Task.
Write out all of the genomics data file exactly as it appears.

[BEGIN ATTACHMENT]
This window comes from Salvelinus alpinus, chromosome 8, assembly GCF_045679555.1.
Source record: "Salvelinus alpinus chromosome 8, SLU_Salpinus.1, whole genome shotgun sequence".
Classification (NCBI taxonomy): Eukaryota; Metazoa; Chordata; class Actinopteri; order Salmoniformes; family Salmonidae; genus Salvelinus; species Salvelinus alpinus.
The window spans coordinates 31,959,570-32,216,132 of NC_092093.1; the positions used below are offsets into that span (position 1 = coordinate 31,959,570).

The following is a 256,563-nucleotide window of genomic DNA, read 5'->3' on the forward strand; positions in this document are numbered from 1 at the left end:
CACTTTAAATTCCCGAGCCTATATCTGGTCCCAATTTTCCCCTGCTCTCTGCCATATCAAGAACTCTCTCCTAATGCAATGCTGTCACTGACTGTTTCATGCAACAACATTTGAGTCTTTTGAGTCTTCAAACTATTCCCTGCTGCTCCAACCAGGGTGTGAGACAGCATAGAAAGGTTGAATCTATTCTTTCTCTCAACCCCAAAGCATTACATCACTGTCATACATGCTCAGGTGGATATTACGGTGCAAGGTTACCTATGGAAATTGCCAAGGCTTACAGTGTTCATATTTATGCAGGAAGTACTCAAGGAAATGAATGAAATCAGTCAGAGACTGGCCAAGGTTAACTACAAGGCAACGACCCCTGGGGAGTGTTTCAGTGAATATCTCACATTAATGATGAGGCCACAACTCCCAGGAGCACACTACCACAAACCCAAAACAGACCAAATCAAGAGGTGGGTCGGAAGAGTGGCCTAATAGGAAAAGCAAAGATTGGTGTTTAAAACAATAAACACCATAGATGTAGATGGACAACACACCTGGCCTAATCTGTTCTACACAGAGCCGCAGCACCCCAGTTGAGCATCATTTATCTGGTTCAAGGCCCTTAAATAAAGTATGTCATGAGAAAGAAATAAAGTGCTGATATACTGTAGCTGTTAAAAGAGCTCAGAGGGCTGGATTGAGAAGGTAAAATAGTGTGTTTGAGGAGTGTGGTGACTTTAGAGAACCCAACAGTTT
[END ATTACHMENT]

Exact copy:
This window comes from Salvelinus alpinus, chromosome 8, assembly GCF_045679555.1.
Source record: "Salvelinus alpinus chromosome 8, SLU_Salpinus.1, whole genome shotgun sequence".
Classification (NCBI taxonomy): Eukaryota; Metazoa; Chordata; class Actinopteri; order Salmoniformes; family Salmonidae; genus Salvelinus; species Salvelinus alpinus.
The window spans coordinates 31,959,570-32,216,132 of NC_092093.1; the positions used below are offsets into that span (position 1 = coordinate 31,959,570).

The following is a 256,563-nucleotide window of genomic DNA, read 5'->3' on the forward strand; positions in this document are numbered from 1 at the left end:
CACTTTAAATTCCCGAGCCTATATCTGGTCCCAATTTTCCCCTGCTCTCTGCCATATCAAGAACTCTCTCCTAATGCAATGCTGTCACTGACTGTTTCATGCAACAACATTTGAGTCTTTTGAGTCTTCAAACTATTCCCTGCTGCTCCAACCAGGGTGTGAGACAGCATAGAAAGGTTGAATCTATTCTTTCTCTCAACCCCAAAGCATTACATCACTGTCATACATGCTCAGGTGGATATTACGGTGCAAGGTTACCTATGGAAATTGCCAAGGCTTACAGTGTTCATATTTATGCAGGAAGTACTCAAGGAAATGAATGAAATCAGTCAGAGACTGGCCAAGGTTAACTACAAGGCAACGACCCCTGGGGAGTGTTTCAGTGAATATCTCACATTAATGATGAGGCCACAACTCCCAGGAGCACACTACCACAAACCCAAAACAGACCAAATCAAGAGGTGGGTCGGAAGAGTGGCCTAATAGGAAAAGCAAAGATTGGTGTTTAAAACAATAAACACCATAGATGTAGATGGACAACACACCTGGCCTAATCTGTTCTACACAGAGCCGCAGCACCCCAGTTGAGCATCATTTATCTGGTTCAAGGCCCTTAAATAAAGTATGTCATGAGAAAGAAATAAAGTGCTGATATACTGTAGCTGTTAAAAGAGCTCAGAGGGCTGGATTGAGAAGGTAAAATAGTGTGTTTGAGGAGTGTGGTGACTTTAGAGAACCCAACAGTTT